Surveys of compliance suffer from bias due to personal concerns because respondents often are hesitant to report their conduct. Also, Governmental data has accuracy limitations due to their inability to detect abuses and/or are hidden and hard to find. HIPAA also suffers from bias and other health violations.
When compliance behavior is difficult to ascertain it may require an audit since the number of infractions may not reflect the actual number that exist. In addition, compliance audits seek to understand the impact of inspections.
Understanding compliance from the bottom-up captures social responses to a multitude of rules as they occur over a period of time. This focus is thus procedural to understand how we can capture compliance and business responses to the law.
This is called Compliance Dynamism. And it means that compliance varies for different rules, it varies over time, and businesses learn from one response to the next, daily. Compliance is situational. Procedurally, this means that compliance should be captured as a string of agile processes that occur in a specific context. Businesses face a multitude of clear rules, and compliance may change over time. The resulting picture will obviously be complex, unless one simply wants to capture any firm, at any point, for rules that have been broken. Naturally this could lead to firms being seen in violation.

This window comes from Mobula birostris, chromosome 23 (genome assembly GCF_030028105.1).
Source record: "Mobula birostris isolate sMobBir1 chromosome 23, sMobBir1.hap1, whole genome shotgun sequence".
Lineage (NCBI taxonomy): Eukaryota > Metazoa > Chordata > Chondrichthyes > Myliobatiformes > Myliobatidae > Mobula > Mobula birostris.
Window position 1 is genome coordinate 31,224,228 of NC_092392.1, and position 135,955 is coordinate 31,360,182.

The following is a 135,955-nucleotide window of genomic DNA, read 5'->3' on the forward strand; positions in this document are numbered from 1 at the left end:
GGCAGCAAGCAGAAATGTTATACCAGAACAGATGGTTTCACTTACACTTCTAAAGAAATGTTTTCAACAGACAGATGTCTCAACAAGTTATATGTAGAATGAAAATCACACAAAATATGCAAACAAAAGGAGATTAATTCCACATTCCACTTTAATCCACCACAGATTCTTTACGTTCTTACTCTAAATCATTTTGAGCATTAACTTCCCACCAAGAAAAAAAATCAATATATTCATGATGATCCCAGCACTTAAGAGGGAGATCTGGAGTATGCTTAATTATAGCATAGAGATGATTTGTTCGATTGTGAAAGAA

Classifications are also used to see how regulators can help us classify the behavioral responses to rules. This means that compliance audits must look beyond measurement and numbers and use language to capture behaviors and processes as accurately as possible.
Most notably conflicts have been recognized between the U.S. Health Insurance Portability and Accountability Act (HIPAA) and other laws. For instance, “under HIPAA, a covered entity may charge a reasonable, cost-based fee when providing copies of PHI to an individual, whereas in 29 CFR 1910.1020, employers must provide the first copy of an employee’s medical record free of charge”. And as such, compliance does not entail the reaction to a particular rule but the response to many legal rules. We expect that in these processes there will be new learning, where our experiences with regard to one rule shapes the way, we think we must or can act in response to another. In daily operations in which compliance may require reiterated efforts, the dynamics of compliance may change when opportunities for violations shift.
Compliance Dynamism: Capturing the Polynormative and Situational Nature of Business Responses to Law; Yunmei Wu, Benjamin van Rooij
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